"The Asian American community has historically supported the Democratic Party in presidential elections", notes a paper by researchers Safiya Ghori-Ahmad and Fatima Salman for the US-based Think Tank, The Atlantic Council.
However, this voter demographic the paper argues, is transforming. A large portion of the Democratic Indian-American voter is being swayed by the Republican camp, and a lot of this can be attributed to the Modi-Biden friendship, or "bonhomie" as the paper labels it.
The democratic leaning can be allegedly affirmed by Kamala Harris' nomination as Democrat Biden's running mate and vice presidential candidate. Harris' nomination was met with elation on social media amongst some factions of the Indian-American community.
"Harris’ upbringing as the daughter of Jamaican and Indian immigrants has been a big part of her appeal since her bid to run for president early last year," notes the research paper.
"Someone who looks like us!", social media celebrated. "Many [Indian-American voters] have the same picture of sari-clad relatives as immigrants in America", states the paper.
"In the lead-up to the 2016 presidential elections, Indian Americans raised over $10 million towards the Democratic ticket, enthusiastically endorsing a bid for a Clinton presidency."
"Exit polls from 2016 indicated that four out of five (79 percent) Asian Americans voted for Hillary Clinton, while only 18 percent voted for Trump. And South Asians (most of whom are Indian-American) were among Clinton’s strongest supporters, with 90 percent voting for the Democratic candidate", states the paper.
This statistic, in the past four years, has evolved in Trump's favour.
A recent survey found a notable increase in the support for Trump among Indian-American voters at 28 percent in 2020 from the 16 percent in 2016.
The Republican Momentum
"The increased attention and evolving Trump-Modi dynamics, in addition to prominent Indian American Republicans like Nikki Haley and Bobby Jindal may be contributing to an increasingly shifting Indian American political base", argues the research paper. This may account for the increased demographic support for Trump in the last four years.
The symbolic friendship between Modi and Trump has benefitted India, argues the paper. It "has led to significant advancements in the bilateral relationship, including expanding the two countries’ defence partnership and official visits by President Trump to Delhi and Prime Minister Modi to Washington – all against the backdrop of a simmering trade deal".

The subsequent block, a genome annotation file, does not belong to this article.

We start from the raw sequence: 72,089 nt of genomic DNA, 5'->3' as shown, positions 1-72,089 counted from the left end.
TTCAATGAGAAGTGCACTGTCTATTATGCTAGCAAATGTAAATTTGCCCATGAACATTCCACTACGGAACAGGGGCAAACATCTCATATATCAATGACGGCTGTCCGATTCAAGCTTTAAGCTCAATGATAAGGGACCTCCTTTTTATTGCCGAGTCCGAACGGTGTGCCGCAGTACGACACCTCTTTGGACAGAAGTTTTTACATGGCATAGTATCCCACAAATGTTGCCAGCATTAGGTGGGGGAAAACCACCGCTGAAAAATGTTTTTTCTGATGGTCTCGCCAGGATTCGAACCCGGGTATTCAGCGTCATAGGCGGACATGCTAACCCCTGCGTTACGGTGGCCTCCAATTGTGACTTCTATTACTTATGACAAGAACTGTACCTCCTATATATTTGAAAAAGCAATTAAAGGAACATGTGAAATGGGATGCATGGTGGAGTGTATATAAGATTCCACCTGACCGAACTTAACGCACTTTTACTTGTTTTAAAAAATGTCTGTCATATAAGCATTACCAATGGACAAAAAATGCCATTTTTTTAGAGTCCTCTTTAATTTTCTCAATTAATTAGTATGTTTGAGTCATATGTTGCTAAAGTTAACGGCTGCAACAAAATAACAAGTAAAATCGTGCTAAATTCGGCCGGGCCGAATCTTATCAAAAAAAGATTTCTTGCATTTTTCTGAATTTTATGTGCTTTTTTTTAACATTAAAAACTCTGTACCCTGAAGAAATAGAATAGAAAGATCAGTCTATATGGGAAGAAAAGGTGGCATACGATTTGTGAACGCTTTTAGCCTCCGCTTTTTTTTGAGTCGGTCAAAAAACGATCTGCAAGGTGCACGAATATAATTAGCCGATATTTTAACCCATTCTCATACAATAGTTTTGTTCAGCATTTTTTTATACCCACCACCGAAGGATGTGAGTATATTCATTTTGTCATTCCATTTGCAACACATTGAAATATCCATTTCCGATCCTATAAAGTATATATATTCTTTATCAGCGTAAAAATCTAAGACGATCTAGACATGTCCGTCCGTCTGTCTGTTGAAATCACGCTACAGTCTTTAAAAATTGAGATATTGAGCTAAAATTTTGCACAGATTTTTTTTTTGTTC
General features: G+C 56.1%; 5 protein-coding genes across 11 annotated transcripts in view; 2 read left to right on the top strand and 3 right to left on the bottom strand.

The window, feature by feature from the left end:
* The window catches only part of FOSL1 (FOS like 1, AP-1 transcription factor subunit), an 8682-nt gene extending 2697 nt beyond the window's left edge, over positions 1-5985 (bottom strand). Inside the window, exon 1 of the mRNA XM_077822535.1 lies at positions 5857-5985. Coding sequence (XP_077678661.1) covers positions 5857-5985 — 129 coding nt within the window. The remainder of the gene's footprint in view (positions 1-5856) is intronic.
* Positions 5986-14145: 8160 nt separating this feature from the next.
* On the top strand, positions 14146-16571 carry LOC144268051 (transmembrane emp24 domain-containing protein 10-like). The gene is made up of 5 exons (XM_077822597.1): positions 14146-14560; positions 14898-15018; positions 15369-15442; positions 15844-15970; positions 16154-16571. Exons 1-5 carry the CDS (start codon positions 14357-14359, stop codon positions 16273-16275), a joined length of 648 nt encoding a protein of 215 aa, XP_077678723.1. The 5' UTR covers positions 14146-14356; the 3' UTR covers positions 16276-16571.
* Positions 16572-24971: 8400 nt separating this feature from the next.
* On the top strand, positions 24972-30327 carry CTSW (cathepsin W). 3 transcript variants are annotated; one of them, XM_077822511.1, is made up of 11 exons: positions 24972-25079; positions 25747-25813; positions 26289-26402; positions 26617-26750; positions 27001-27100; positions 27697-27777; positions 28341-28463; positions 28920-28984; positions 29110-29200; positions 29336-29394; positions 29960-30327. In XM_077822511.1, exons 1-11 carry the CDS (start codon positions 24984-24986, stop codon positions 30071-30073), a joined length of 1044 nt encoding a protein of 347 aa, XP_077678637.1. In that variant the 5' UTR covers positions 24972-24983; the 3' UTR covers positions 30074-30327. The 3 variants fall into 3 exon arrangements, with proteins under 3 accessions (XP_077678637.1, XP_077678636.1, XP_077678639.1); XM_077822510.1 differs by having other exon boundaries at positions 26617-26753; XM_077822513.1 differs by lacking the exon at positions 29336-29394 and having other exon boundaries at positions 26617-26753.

From a foreign policy perspective, especially with reference to China, "India has been the linchpin of the US Indo-Pacific strategy to counter China [since 2010]. Not only has India been seen as a useful tool for containing Chinese influence in the region but supporting India has also become good politics in the United States, at least with a large subset of the Indian American diaspora."
This support for India by the Trump Administration is crucial against the backdrop of the present India-China standoff.
Recounting the iconic image of Modi and Trump walking out of the 'Howdy Modi' event holding hands, their friendship in full view "brought down the house", Ahmad and Salman argue.
Despite Harris' Indian heritage, "The Biden-Harris campaign are likely concerned that some of the very same Americans who voted for Hillary Clinton in 2016 and donated to her campaign were the same people cheering at the “Howdy Modi!” rally. The unrelenting support Modi continues to garner in the United States with a number of Indian American voters is significant and should not be overlooked."
The Modi Factor
"India and Indian-related policies figure significantly into [Indian-American] voting decisions", the study states.
"The Democrats have continued to make about the state of religious freedom in India and Kashmir more generally", which the study argues may not sit well with the Indian-American voter, pushing them to support Trump.
"Harris has continuously stated that she supported strong ties between India and the United States, although she was of Modi’s revocation of Article 370, stripping the autonomous status of Jammu and Kashmir."
"Harris also stood by fellow Congresswoman [Pramila] Jayapal on human rights issues in India, and a recent incident highlighted her position when India’s Minister of External Affairs S. Jaishankar refused to attend a meeting if Jayapal participated.
Neeraj Antani, a Republican member of the Ohio state legislature has attributed Trump's growing popularity among the Indian-American electorate to his outreach within the Indian community, travelling to India, his friendship with Prime Minister Modi, as well as his neutrality on issues like CAA and Kashmir, "as opposed to Vice President Biden's opposition on those issues".
Not A Monolith
Despite these claims, it is important to remember that "the Indian American community is not a monolith and there are large swaths of the community that see themselves in Senator Harris’ story".
"There is a subset of Indian American voters that have been increasingly critical of the policies of the BJP-led government", whose ideology aligns better with the narrative of the Democrats.
A recent survey has found that despite the Modi-Trump "bonhomie", Biden continues to hold the lead among Indian-American Voters.
This begs the question, "Will having an Indian American on the ticket be enough to keep Modi-supporting Indian Americans from defecting to Trump, or will Senator Harris help turn out Indian American voters for the Democratic ticket?"
"Only time will tell. In the meantime, the Biden-Harris campaign should prepare itself for a demographic leaning more across the political spectrum than in 2016 – with some confirming that India and Indian-related policies figure significantly into their voting decisions", concludes the study.
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